The Eastern Putnam County League of Women Voters hosted a candidate forum last night at the Hudson Valley Cerebral Palsy Association.
The event, which featured candidates from the towns of Southeast and Patterson, allowed community members to meet public officials face-to-face in a debate-style forum.
Eileen Reilly, president of the Eastern Putnam County League of Women Voters, prided her organization on the hosting event.
“We are a nonpartisan organization that focuses on nonpartisan, political responsibility,” Reilly said. “Our event tonight lets candidates face their community.”
Former North County News editor and blogger Bruce Apar moderated the forum. Apar asked potential candidates questions that residents wrote down on index cards prior to the debate. Attendees could also ask candidates direct questions via microphone.
Two potential public positions did not take the floor for Monday’s debate. Republican county executive hopeful MaryEllen Odell and Patterson town supervisor challenger Capasso chose not to participate.
Patterson Highway Supervisor candidates were among the first to take to the microphone. Current highway supervisor Russell Goff said his ability to lead is what will set him apart during the primary and election season.
“This job is about leadership,” Goff said. “Not about party lines.”
The Southeast Town Clerk debate between Maria DiSalvo and Michele Stancati focused on the sense of working for the community and ensuring some kind of fiscal stability in the future. DiSalvo addressed her plans to keep the clerk’s office on Saturday.
“I’m a workaholic,” DiSalvo said. “It’s a common business practice–we can rotate hours between workers.”
Stancati said extending hours on Thursday evening would save the taxpayers money and keep the offices closed on Saturday.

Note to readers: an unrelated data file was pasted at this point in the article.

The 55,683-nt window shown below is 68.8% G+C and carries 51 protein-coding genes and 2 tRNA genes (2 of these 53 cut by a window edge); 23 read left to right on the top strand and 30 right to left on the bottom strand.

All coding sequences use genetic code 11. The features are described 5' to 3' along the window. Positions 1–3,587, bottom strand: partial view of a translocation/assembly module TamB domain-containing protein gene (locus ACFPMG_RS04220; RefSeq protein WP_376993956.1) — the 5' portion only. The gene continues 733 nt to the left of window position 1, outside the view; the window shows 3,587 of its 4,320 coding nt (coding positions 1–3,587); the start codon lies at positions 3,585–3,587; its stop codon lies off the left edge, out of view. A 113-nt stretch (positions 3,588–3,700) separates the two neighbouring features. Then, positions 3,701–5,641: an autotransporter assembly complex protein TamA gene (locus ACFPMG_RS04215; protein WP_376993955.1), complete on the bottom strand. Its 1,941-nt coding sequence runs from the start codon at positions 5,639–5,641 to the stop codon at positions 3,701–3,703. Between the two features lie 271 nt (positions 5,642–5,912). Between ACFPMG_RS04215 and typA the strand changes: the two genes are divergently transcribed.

Five candidates for the Southeast Town Board capped off the night’s debates. Lynne Eckhart, Roger Gross, Robert Bock, Ed Alvarez and Cathie Sloat faced off on consolidating services and attracting businesses to Southeast.
“We share the financial burden of being next to Carmel,” Eckhart said. “I would focus on adjusting the sales tax to cut our losses.”
The potential board members also addressed the turmoil that plagues the current town board. According to Gross, the senior member of the Southeast Town Board, said the past four years has been an embarrassment to Putnam County and hopes to change the culture of the board in the future.
“I’m the only incumbent at this table right now,” Gross said. “It’s been a rough-and-tumble four years, and I hope to change that.”
The night ended unexpectedly when Southeast Town Supervisor Michael Rights failed to participate during his turn at the forum. Rights, who had been present at the beginning of the night, left part-way through the debate.
“I’m not sure what happened, but we need two participants for the debate,” Reilly said. “It’s very unprofessional.”